‘If nature wanted you to drink coconut water in non-coastal areas it would not have grown coconuts in the coastal areas’ is a common naturopathic saying. Coconut water is the treatment for most humidity-related illnesses in coastal areas. It is sterile water and has been used in surgical practice as a sterile fluid. It is also used as a replacement for oral rehydration solution. Hence, because of its many uses, it is regarded as the ‘Tree of Life’.

Coconut is one of the most common offerings in a temple, weddings, and festivals. It is offered in all sacrificial fires whilst performing the Homa(fire rituals). The coconut is usually split and placed before the Lord and is later distributed as Prasadam. The fibrous outer covering of the dried coconut is removed except for a tuft on the top.

The marks on the coconut make it look like a human head. The splitting of a coconut symbolizes the conquest of the ego. The outer covering represents the body, the juice within, one’s inner tendencies (vasanas) and the white kernel, the mind. Be as firm as the outer shell of the coconut but at the same time be as soft like the inner fruit of the coconut.

Also, a coconut – Sriphala(fruit of the gods) – is the only fruit used to symbolize God while worshipping any deity. It is used in the making of a Purna-Kumbha (‘purna’ = full, ‘kumbha’ = pot or kalash), an independent object of worship. The earthen pot full of water and with fresh mango leaves and a coconut on top is placed in front of the main deity or by the side of the deity before starting any Pooja. The pot symbolizes Mother Earth; water, the life-giver; the leaves, life (air); and the coconut, divine consciousness (space). All religious rituals start with the worship of the kalash with coconut as symbol of Lord Ganesha. The coconut is also worshipped as symbol of the Godhead – the three eyes are symbolic of the eyes of Lord Shiva (Trayambaka – Rudra). Sage Vishwamitra grew the first coconut tree on this earth by the power of his tapa.

The hard shell inspires one to have tolerance and work hard for attaining success.

The coconut also symbolizes selfless service. Every part of the tree, whether it is the trunk, leaves, fruit, or coir,is used to make thatches, mats, tasty dishes, oil, soap, etc.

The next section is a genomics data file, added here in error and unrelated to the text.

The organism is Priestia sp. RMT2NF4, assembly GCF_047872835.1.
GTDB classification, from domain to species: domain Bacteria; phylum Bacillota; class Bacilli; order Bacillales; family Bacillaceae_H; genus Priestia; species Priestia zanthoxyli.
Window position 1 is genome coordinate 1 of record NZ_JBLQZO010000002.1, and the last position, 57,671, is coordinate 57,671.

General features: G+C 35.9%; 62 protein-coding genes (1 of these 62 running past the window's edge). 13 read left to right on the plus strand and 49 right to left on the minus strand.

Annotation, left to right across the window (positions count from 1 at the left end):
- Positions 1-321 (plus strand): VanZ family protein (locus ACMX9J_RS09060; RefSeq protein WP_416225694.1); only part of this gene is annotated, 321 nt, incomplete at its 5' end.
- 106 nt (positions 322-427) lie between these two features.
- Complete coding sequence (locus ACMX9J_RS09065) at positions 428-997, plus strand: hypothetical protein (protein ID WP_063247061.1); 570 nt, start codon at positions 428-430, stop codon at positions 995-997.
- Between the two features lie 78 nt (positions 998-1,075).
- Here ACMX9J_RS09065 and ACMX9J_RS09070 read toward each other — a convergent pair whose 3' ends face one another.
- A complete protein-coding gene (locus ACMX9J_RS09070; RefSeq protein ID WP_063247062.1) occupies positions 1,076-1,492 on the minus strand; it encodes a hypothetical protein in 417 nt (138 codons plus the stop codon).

Coconut water is used in the preparation of many Ayurveda drugs. The kernel is used to gain strength and improve eyesight. Its water is nourishing. Coconut oil is used to nourish the hair. It has glucose, phosphorous and carbohydrates. Germs cannot penetrate its hard kernel. Ancient Indian healers burnt its outer shell to prepare tooth powder, eyebrow creams and ointments for burns. Coconut milk is made by grating the endocarp and mixing it with warm water. This produces a thick, white liquid called coconut milk which is extensively used in Asian cooking, for example, in curries. Water from the unripe coconut is drunk fresh as a refreshing drink.

Tender coconut water is used in the rituals of abhishek, since it is believed to bestow spiritual growth on the seeker.

On the auspicious occasion of Rakhi Purnima (Rakshabandhan), coconuts are thrown into the sea as offerings to Varuna, God of the Sea. In western India, this festival is called Nariyal Purnima (Coconut Full Moon).

The Chhandogya Upanishad by Swami Krishnananda (78) talks about another quality of the coconut that has a spiritual resonance: “The coconut that is raw sticks to the shell. That is the condition of the bound soul. Consciousness sticks to the shell of this body. But in the case of the liberated soul, it is inside the body, no doubt, but is not sticking to the body, even as the dry coconut is not touching the shell. It makes a sound inside if we shake it. It is detached from the shell, though it is there tentatively. Even so, consciousness is not confined to the body, even though it is inside.”

In the Chidakasha Gita by ParamahansaNityananda, the coconut tree is described as a state of meditation: “At another time all feeling comes to a standstill. Sometime the body becomes quite motionless like a coconut tree”.

Ganesha’s favorite food is made up of a sweet core of candied coconut pulp covered with a layer made of white flour. The insipid outer shell is said to represent the gross physical body, the sweet inside stands for the resplendent soul.

When the Asuras and the Devas churned the milky ocean, Lord Dhanwantri appeared bearing the pot of nectar, which blessed one with everlasting life. Thus, the kalasha also symbolizes immortality.